Biohazard bags (Forensic Science)
The use of biohazard bags, as an element of hazard communication, is one of the key provisions in the Standard on Occupational Exposure to Bloodborne Pathogens issued by the U.S. Occupational Safety and Health Administration (OSHA) on December 6, 1991. Biohazard bags are used to communicate the presence of blood or other potentially infectious materials (OPIM). Such bags serve to warn workers who may be exposed to potentially hazardous and infectious materials; facilities that use biohazard bags must train their workers to use universal precautions in handling the bags and their contents.
According to OSHA, OPIM include human body fluids (semen, vaginal secretions, saliva, any body fluid visibly contaminated with blood, and all body fluids that are difficult or impossible to differentiate) and any unfixed tissue or organ from a human being (dead or alive). OSHA also considers as OPIM any materials containing human immunodeficiency virus (HIV) or hepatitis B virus (HBV), such as blood, liquids, solutions, and cell, tissue, and organ cultures used in clinical, research, and forensic laboratories. Forensic laboratories often conduct evidence analyses on blood and OPIM.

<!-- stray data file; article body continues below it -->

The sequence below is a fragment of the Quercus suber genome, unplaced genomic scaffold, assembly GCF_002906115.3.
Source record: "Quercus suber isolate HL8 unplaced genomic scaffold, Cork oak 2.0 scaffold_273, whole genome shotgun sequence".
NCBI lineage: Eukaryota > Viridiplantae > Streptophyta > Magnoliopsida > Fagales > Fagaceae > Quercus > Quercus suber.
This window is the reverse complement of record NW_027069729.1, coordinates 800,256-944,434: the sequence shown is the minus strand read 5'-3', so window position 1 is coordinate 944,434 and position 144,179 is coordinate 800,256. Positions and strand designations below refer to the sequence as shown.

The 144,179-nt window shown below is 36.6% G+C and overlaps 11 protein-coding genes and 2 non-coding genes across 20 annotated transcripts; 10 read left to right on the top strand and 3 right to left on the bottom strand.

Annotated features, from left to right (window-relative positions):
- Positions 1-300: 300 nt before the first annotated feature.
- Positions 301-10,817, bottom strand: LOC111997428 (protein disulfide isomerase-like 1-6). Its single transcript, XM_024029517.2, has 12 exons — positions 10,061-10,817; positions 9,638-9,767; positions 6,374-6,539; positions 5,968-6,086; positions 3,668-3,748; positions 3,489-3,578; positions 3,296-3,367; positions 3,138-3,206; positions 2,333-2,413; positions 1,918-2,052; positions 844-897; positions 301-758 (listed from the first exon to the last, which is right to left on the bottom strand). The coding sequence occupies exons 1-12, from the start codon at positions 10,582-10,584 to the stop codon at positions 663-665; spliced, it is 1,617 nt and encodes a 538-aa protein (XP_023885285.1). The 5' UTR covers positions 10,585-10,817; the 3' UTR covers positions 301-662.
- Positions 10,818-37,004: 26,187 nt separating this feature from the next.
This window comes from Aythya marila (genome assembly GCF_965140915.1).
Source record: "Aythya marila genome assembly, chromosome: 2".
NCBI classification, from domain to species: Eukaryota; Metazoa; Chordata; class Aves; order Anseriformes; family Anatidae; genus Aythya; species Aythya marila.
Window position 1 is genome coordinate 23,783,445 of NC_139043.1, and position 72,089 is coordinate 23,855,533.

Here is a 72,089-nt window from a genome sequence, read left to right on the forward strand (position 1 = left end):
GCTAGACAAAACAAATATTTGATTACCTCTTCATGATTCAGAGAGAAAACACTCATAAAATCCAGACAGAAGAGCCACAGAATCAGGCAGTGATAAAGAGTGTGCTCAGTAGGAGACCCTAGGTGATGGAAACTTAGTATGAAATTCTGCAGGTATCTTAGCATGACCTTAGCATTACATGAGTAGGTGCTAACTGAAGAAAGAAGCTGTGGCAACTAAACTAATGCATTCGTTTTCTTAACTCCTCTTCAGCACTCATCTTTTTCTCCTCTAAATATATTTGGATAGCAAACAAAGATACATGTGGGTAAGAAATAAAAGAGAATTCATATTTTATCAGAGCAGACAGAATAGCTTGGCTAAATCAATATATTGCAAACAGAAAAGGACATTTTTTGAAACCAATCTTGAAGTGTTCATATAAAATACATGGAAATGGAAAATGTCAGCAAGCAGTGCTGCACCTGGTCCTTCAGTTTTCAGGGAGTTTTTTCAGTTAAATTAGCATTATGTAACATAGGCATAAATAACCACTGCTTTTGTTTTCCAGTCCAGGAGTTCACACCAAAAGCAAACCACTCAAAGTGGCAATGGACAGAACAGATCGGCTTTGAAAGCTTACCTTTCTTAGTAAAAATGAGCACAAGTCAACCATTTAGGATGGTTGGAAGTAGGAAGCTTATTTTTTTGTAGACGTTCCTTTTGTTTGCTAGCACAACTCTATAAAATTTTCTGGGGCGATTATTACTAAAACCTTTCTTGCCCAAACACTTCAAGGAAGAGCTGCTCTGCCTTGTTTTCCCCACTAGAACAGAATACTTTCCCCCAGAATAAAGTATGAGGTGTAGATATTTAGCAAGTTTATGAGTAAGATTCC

The Bloodborne Pathogens Standard also uses the term “regulated waste,” which refers to blood, OPIM, and materials or wastes contaminated with either one. Regulated waste requires special handling, including placement in containers with biohazard warnings (that is,...
(The entire section is 344 words.)
Further Reading (Forensic Science)
Acello, Barbara. The OSHA Handbook: Guidelines for Compliance in Health Care Facilities and Interpretive Guidelines for the Bloodborne Pathogens Standard. Clifton Park, N.Y.: Thomson/Delmar Learning, 2002.
Barker, Kathy. At the Bench: A Laboratory Navigator. Cold Spring Harbor, N.Y.: Cold Spring Harbor Laboratory Press, 2004.
O’Neal, Jon T. The Bloodborne Pathogens Standard: A Pragmatic Approach. New York: Van Nostrand Reinhold, 1996.
World Health Organization. Laboratory Biosafety Manual. Geneva: Author, 2005.
(The entire section is 69 words.)